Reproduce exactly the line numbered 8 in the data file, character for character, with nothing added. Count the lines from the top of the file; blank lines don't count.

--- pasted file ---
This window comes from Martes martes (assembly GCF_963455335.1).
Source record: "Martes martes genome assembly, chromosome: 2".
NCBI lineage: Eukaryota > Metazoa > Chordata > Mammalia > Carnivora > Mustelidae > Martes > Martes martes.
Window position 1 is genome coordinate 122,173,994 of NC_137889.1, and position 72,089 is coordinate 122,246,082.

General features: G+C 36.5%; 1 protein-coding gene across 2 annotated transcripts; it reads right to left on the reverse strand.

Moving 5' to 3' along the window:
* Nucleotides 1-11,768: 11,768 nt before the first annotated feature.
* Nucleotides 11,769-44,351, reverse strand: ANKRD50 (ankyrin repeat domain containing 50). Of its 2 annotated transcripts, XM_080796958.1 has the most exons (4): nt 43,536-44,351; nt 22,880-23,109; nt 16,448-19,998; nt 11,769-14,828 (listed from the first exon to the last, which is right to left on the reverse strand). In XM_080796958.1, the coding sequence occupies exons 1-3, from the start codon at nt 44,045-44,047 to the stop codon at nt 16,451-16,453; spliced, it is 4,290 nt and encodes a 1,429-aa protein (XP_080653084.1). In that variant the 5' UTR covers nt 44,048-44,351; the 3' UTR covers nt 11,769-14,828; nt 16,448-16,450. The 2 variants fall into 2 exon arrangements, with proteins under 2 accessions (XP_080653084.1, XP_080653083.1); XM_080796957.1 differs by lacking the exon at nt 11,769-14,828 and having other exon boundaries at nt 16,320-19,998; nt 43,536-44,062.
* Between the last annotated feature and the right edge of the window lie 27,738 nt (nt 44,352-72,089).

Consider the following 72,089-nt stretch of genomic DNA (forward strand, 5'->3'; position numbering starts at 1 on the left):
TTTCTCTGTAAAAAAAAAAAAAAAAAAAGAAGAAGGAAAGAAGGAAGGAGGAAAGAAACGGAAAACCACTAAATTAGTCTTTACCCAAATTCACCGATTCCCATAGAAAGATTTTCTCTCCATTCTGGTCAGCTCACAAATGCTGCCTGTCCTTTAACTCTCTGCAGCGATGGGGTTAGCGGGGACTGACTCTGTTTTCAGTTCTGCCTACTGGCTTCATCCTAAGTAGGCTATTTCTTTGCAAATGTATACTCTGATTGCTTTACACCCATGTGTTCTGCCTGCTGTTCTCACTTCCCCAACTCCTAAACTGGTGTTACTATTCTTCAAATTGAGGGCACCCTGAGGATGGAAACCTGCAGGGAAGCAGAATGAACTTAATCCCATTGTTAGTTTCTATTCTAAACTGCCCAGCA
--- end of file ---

* Nucleotides 11,769-44,351, reverse strand: ANKRD50 (ankyrin repeat domain containing 50). Of its 2 annotated transcripts, XM_080796958.1 has the most exons (4): nt 43,536-44,351; nt 22,880-23,109; nt 16,448-19,998; nt 11,769-14,828 (listed from the first exon to the last, which is right to left on the reverse strand). In XM_080796958.1, the coding sequence occupies exons 1-3, from the start codon at nt 44,045-44,047 to the stop codon at nt 16,451-16,453; spliced, it is 4,290 nt and encodes a 1,429-aa protein (XP_080653084.1). In that variant the 5' UTR covers nt 44,048-44,351; the 3' UTR covers nt 11,769-14,828; nt 16,448-16,450. The 2 variants fall into 2 exon arrangements, with proteins under 2 accessions (XP_080653084.1, XP_080653083.1); XM_080796957.1 differs by lacking the exon at nt 11,769-14,828 and having other exon boundaries at nt 16,320-19,998; nt 43,536-44,062.